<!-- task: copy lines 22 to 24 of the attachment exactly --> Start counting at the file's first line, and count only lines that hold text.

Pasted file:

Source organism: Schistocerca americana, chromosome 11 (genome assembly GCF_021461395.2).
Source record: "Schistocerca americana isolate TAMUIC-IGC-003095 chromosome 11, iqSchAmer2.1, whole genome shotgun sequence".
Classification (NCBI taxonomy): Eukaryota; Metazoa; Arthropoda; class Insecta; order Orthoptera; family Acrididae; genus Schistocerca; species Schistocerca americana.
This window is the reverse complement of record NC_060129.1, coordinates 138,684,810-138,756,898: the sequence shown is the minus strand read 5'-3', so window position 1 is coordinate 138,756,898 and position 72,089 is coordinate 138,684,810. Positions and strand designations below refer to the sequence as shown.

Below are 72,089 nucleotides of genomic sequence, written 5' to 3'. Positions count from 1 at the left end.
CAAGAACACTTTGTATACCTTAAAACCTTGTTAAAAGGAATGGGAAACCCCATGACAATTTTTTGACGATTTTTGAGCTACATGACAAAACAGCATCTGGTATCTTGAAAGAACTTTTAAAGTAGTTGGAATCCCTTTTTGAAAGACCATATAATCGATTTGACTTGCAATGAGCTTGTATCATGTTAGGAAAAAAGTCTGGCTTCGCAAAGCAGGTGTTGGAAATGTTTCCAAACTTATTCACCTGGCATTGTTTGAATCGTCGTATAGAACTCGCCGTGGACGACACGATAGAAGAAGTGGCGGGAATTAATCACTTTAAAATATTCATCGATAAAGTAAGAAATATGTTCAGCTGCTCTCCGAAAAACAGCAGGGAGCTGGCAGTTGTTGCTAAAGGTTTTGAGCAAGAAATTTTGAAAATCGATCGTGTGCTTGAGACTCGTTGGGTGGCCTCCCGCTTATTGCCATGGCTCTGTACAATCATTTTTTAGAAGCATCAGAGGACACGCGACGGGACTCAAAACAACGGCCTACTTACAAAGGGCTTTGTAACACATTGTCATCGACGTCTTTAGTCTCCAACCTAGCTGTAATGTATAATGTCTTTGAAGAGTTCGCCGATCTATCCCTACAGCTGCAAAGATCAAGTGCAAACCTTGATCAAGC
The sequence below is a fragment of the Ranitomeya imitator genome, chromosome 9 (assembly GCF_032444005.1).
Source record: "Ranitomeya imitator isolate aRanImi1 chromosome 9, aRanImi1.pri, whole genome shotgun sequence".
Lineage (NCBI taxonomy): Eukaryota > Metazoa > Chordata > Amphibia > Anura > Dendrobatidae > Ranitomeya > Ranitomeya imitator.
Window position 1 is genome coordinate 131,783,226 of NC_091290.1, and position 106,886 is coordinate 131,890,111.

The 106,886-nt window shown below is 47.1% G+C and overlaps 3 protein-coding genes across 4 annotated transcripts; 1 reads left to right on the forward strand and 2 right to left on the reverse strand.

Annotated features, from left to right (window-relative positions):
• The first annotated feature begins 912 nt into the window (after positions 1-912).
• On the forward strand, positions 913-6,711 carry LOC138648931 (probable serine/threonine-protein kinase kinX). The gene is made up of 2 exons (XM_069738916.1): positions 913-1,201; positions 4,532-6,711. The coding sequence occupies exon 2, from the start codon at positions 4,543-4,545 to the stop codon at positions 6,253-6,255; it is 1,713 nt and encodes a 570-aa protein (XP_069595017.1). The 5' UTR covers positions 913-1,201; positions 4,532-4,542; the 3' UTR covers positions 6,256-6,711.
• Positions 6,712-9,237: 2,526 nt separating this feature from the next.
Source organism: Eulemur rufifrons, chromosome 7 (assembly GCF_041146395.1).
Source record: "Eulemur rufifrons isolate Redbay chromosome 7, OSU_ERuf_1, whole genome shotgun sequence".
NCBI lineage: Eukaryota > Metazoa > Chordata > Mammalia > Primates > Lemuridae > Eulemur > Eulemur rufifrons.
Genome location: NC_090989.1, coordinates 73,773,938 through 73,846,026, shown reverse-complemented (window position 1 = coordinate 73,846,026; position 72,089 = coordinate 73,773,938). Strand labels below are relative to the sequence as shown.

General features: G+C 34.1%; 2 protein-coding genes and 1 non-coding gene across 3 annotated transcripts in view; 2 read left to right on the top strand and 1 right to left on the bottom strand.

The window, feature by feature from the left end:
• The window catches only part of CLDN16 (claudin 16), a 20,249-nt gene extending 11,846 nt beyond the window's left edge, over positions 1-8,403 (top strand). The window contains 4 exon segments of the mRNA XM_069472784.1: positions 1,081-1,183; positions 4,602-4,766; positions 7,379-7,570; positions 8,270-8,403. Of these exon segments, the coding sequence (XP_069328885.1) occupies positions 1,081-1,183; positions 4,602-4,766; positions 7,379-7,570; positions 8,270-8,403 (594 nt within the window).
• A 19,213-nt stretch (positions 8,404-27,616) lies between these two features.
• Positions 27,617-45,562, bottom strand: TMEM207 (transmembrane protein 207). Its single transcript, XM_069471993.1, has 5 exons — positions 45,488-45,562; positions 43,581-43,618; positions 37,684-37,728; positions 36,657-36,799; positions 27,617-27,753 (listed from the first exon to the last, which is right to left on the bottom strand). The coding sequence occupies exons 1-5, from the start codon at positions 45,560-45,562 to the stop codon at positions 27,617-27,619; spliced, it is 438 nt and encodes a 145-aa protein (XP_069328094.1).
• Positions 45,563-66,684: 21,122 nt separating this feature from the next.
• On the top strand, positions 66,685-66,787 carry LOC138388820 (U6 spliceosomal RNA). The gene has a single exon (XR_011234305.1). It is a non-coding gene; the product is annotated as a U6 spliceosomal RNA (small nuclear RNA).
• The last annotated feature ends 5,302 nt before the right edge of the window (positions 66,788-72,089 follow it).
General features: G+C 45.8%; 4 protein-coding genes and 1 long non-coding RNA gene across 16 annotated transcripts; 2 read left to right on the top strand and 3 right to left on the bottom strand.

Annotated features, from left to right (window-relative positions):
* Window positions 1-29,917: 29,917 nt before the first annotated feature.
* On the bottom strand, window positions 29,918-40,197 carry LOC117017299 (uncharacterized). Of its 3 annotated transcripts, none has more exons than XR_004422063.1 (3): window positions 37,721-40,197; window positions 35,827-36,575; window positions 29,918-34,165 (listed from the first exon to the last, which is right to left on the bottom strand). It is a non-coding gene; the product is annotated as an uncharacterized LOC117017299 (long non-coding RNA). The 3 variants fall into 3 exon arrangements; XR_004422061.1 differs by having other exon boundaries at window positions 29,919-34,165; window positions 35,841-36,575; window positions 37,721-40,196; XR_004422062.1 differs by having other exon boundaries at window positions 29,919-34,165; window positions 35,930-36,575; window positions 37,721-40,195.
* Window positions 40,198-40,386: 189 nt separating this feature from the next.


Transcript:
• The window catches only part of CLDN16 (claudin 16), a 20,249-nt gene extending 11,846 nt beyond the window's left edge, over positions 1-8,403 (top strand). The window contains 4 exon segments of the mRNA XM_069472784.1: positions 1,081-1,183; positions 4,602-4,766; positions 7,379-7,570; positions 8,270-8,403. Of these exon segments, the coding sequence (XP_069328885.1) occupies positions 1,081-1,183; positions 4,602-4,766; positions 7,379-7,570; positions 8,270-8,403 (594 nt within the window).
• A 19,213-nt stretch (positions 8,404-27,616) lies between these two features.
• Positions 27,617-45,562, bottom strand: TMEM207 (transmembrane protein 207). Its single transcript, XM_069471993.1, has 5 exons — positions 45,488-45,562; positions 43,581-43,618; positions 37,684-37,728; positions 36,657-36,799; positions 27,617-27,753 (listed from the first exon to the last, which is right to left on the bottom strand). The coding sequence occupies exons 1-5, from the start codon at positions 45,560-45,562 to the stop codon at positions 27,617-27,619; spliced, it is 438 nt and encodes a 145-aa protein (XP_069328094.1).